Quite often, there is a nervousness around the idea of gender correcting. Has anyone ever used the article suggestions to openly correct one’s own mis-gendering etc., or to point out the lack of diversity in materials, situations, or otherwise?

Quick Summary of Critical Conversation

Our conversation focused on the more practically and applied end of the topic. We talked a lot about creating a safe classroom space that allows you to build relationships with your students. We also discussed the importance of working alongside students in the classroom instead of guiding them and how a mutual relationship like this would impact the student’s overall value of themselves in our classrooms. Concepts like these really have a big effect in the student’s overall comfort within our classrooms. As future educators it’s important to work hard on creating a welcoming classroom in order to set all students up for success.Furthermore, we also discussed some boundaries you might have in trying to create an inclusive classroom. For example, I brought up how my current placement school doesn’t have any noticeable supports for LGBTQ2+ students because they are catholic and that goes against the religion. We discussed that although they may be catholic there is still likely going to be LGBTQ2= students there and students at this school are likely to need extra support because they likely aren’t going to receive that support in a catholic home. We also brought up that I would be tricky to support these students without going against your school. However, we talked about some idea like using basic resources within the classroom and asking questions to students that would support gender. The biggest thing that really came from this conversation was making ourselves the supports for our students.


From this host guest I learned a lot about myself as a teacher. I have always seen the importance of teacher students in the classroom but this week’s learning and being the host has really reaffirmed the importance of creating a strong relationship with your students. Being the hist also encouraged me to think about how to reach all my students and our group discussion about boundaries really gave me a lot of helpful tips for my future teaching practice. I feel like I did a really good job of introducing the topic and helping get the initial conversation set. However next time I would improve on time management. It was tricky to know how many questions I would need so I created 4 and we didn’t get to the last one which was a bit disappointing because it had great conversation potential.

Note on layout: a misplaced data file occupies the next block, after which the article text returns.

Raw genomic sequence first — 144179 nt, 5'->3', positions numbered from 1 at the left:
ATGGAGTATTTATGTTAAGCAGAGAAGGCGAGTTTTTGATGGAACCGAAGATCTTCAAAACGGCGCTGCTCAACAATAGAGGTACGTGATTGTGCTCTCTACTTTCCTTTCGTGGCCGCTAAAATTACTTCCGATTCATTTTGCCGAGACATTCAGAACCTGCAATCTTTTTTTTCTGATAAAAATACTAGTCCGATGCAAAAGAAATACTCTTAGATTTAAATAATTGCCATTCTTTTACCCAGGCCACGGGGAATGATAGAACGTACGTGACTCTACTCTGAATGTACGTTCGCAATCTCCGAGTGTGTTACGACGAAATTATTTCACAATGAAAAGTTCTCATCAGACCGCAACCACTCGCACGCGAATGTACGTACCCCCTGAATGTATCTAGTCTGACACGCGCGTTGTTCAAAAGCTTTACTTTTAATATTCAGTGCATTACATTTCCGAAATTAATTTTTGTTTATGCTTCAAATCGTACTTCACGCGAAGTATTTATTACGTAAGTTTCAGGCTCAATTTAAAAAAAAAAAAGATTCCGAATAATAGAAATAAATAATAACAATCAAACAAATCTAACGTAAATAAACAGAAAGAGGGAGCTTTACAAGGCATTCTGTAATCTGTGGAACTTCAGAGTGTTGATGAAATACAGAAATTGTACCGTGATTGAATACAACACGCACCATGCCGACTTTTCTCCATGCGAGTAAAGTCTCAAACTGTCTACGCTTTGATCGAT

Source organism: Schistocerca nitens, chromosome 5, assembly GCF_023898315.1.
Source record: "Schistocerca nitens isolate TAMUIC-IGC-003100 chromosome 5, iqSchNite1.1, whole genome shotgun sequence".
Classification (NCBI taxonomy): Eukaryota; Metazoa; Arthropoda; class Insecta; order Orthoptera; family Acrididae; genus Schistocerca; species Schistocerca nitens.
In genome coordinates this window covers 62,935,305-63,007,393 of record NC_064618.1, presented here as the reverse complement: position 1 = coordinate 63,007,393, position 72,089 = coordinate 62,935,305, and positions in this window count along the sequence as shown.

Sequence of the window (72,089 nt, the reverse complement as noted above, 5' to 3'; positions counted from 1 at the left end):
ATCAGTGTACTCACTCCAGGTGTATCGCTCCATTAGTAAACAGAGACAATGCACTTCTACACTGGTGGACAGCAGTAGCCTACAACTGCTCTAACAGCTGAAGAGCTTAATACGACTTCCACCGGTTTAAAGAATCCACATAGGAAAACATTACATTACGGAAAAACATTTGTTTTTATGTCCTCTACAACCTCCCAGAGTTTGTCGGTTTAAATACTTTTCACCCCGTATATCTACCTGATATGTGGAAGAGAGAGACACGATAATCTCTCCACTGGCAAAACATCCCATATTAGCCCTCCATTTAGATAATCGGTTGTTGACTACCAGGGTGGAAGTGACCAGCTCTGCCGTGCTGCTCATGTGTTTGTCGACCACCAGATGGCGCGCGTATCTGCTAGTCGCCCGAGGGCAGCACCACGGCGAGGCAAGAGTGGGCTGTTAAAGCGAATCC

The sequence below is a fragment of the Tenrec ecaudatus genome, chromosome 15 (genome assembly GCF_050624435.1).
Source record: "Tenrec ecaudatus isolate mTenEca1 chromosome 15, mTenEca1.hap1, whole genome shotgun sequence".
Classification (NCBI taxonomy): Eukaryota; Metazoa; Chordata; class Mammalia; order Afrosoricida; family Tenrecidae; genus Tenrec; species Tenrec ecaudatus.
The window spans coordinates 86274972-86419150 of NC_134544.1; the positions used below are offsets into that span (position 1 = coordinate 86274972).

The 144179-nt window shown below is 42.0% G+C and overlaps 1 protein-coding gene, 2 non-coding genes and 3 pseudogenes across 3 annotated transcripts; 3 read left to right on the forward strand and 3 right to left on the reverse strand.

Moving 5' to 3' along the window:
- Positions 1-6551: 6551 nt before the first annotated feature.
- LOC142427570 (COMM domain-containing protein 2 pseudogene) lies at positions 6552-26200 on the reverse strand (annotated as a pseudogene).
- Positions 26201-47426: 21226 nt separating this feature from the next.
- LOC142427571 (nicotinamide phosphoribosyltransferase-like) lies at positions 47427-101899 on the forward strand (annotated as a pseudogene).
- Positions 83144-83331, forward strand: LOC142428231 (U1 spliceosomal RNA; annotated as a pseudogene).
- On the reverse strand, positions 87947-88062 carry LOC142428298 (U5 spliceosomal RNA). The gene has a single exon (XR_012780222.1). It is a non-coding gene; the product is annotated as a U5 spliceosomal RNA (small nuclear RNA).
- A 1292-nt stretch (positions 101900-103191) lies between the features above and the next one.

This week’s reading really had a lot of strong themes that already are included in my teaching philosophy. Like creating strong teacher student relationships. This is important to me because it will allow me to see what supports my students need from me.  Also, it allows me to learn alongside my students and have them direct there learning through a mutual relationship which is also and important concept in my teaching philosophy.

In the reading Creating Classrooms for equity and social justice it talked about not focusing on the things we can’t change but rather turning our time and attention to the things we can change. This isn’t really evident in my teaching philosophy, but it thinks it is important aspect of my learning this week, so I plan to add it. In my teaching philosophy it will act as a reminder to focus on practicality rather than the things we can’t control.


How can we make an inclusive and adaptable environment for students without making them feel different? 

We can’t take part in all cultural celebrations in our classes because there is so many. So, how do we choose what cultural things we engage with in the classroom?